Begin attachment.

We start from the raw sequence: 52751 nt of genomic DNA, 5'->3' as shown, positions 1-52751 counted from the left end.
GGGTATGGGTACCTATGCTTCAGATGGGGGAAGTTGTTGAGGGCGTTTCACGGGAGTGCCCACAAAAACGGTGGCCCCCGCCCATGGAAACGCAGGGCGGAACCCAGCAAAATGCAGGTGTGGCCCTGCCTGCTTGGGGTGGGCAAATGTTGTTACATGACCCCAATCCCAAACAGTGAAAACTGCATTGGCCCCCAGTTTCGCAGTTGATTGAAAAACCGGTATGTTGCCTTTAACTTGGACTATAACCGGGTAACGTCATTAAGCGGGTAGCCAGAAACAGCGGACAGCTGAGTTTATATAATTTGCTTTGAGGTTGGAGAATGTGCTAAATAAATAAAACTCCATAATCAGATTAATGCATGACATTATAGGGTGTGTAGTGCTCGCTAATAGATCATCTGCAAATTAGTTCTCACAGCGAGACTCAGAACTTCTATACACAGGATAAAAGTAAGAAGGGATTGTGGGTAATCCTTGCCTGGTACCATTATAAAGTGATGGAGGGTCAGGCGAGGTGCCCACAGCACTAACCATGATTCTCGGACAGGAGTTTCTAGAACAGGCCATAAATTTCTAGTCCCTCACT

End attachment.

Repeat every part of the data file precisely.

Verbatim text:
We start from the raw sequence: 52751 nt of genomic DNA, 5'->3' as shown, positions 1-52751 counted from the left end.
GGGTATGGGTACCTATGCTTCAGATGGGGGAAGTTGTTGAGGGCGTTTCACGGGAGTGCCCACAAAAACGGTGGCCCCCGCCCATGGAAACGCAGGGCGGAACCCAGCAAAATGCAGGTGTGGCCCTGCCTGCTTGGGGTGGGCAAATGTTGTTACATGACCCCAATCCCAAACAGTGAAAACTGCATTGGCCCCCAGTTTCGCAGTTGATTGAAAAACCGGTATGTTGCCTTTAACTTGGACTATAACCGGGTAACGTCATTAAGCGGGTAGCCAGAAACAGCGGACAGCTGAGTTTATATAATTTGCTTTGAGGTTGGAGAATGTGCTAAATAAATAAAACTCCATAATCAGATTAATGCATGACATTATAGGGTGTGTAGTGCTCGCTAATAGATCATCTGCAAATTAGTTCTCACAGCGAGACTCAGAACTTCTATACACAGGATAAAAGTAAGAAGGGATTGTGGGTAATCCTTGCCTGGTACCATTATAAAGTGATGGAGGGTCAGGCGAGGTGCCCACAGCACTAACCATGATTCTCGGACAGGAGTTTCTAGAACAGGCCATAAATTTCTAGTCCCTCACT